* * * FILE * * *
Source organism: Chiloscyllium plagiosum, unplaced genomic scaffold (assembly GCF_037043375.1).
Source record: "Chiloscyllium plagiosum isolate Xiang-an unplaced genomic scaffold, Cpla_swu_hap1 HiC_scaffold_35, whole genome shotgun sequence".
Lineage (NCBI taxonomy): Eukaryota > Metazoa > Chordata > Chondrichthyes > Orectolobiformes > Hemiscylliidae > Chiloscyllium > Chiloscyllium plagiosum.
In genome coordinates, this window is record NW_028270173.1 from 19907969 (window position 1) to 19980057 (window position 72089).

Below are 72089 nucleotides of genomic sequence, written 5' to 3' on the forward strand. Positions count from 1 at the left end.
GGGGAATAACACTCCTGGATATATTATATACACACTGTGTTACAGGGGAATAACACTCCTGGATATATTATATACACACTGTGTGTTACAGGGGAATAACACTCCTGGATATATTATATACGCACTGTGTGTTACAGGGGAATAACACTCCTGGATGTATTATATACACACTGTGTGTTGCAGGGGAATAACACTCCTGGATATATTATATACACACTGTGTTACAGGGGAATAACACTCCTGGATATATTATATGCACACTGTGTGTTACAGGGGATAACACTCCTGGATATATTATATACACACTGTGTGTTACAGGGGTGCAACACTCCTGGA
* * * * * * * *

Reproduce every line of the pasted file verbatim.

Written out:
Source organism: Chiloscyllium plagiosum, unplaced genomic scaffold (assembly GCF_037043375.1).
Source record: "Chiloscyllium plagiosum isolate Xiang-an unplaced genomic scaffold, Cpla_swu_hap1 HiC_scaffold_35, whole genome shotgun sequence".
Lineage (NCBI taxonomy): Eukaryota > Metazoa > Chordata > Chondrichthyes > Orectolobiformes > Hemiscylliidae > Chiloscyllium > Chiloscyllium plagiosum.
In genome coordinates, this window is record NW_028270173.1 from 19907969 (window position 1) to 19980057 (window position 72089).

Below are 72089 nucleotides of genomic sequence, written 5' to 3' on the forward strand. Positions count from 1 at the left end.
GGGGAATAACACTCCTGGATATATTATATACACACTGTGTTACAGGGGAATAACACTCCTGGATATATTATATACACACTGTGTGTTACAGGGGAATAACACTCCTGGATATATTATATACGCACTGTGTGTTACAGGGGAATAACACTCCTGGATGTATTATATACACACTGTGTGTTGCAGGGGAATAACACTCCTGGATATATTATATACACACTGTGTTACAGGGGAATAACACTCCTGGATATATTATATGCACACTGTGTGTTACAGGGGATAACACTCCTGGATATATTATATACACACTGTGTGTTACAGGGGTGCAACACTCCTGGA